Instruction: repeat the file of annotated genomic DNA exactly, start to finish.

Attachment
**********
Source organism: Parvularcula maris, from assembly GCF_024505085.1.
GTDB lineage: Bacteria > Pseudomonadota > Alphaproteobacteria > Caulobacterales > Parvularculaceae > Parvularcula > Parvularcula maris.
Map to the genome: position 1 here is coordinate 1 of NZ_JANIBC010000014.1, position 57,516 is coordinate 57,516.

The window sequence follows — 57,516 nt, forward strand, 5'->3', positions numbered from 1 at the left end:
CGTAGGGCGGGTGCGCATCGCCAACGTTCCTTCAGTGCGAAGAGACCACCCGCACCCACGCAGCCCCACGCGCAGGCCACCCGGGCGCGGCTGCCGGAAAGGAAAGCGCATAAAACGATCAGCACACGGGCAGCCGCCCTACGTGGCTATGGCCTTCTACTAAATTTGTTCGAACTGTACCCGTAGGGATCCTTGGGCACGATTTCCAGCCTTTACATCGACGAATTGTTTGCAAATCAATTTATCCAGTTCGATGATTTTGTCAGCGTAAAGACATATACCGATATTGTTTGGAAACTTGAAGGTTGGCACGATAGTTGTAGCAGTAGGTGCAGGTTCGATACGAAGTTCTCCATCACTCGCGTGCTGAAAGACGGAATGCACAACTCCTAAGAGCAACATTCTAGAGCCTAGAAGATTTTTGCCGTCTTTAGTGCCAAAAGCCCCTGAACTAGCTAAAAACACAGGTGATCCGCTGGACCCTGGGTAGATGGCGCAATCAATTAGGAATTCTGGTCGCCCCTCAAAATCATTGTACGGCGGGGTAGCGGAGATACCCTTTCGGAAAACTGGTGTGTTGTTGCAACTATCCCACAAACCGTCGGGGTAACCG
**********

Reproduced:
Source organism: Parvularcula maris, from assembly GCF_024505085.1.
GTDB lineage: Bacteria > Pseudomonadota > Alphaproteobacteria > Caulobacterales > Parvularculaceae > Parvularcula > Parvularcula maris.
Map to the genome: position 1 here is coordinate 1 of NZ_JANIBC010000014.1, position 57,516 is coordinate 57,516.

The window sequence follows — 57,516 nt, forward strand, 5'->3', positions numbered from 1 at the left end:
CGTAGGGCGGGTGCGCATCGCCAACGTTCCTTCAGTGCGAAGAGACCACCCGCACCCACGCAGCCCCACGCGCAGGCCACCCGGGCGCGGCTGCCGGAAAGGAAAGCGCATAAAACGATCAGCACACGGGCAGCCGCCCTACGTGGCTATGGCCTTCTACTAAATTTGTTCGAACTGTACCCGTAGGGATCCTTGGGCACGATTTCCAGCCTTTACATCGACGAATTGTTTGCAAATCAATTTATCCAGTTCGATGATTTTGTCAGCGTAAAGACATATACCGATATTGTTTGGAAACTTGAAGGTTGGCACGATAGTTGTAGCAGTAGGTGCAGGTTCGATACGAAGTTCTCCATCACTCGCGTGCTGAAAGACGGAATGCACAACTCCTAAGAGCAACATTCTAGAGCCTAGAAGATTTTTGCCGTCTTTAGTGCCAAAAGCCCCTGAACTAGCTAAAAACACAGGTGATCCGCTGGACCCTGGGTAGATGGCGCAATCAATTAGGAATTCTGGTCGCCCCTCAAAATCATTGTACGGCGGGGTAGCGGAGATACCCTTTCGGAAAACTGGTGTGTTGTTGCAACTATCCCACAAACCGTCGGGGTAACCG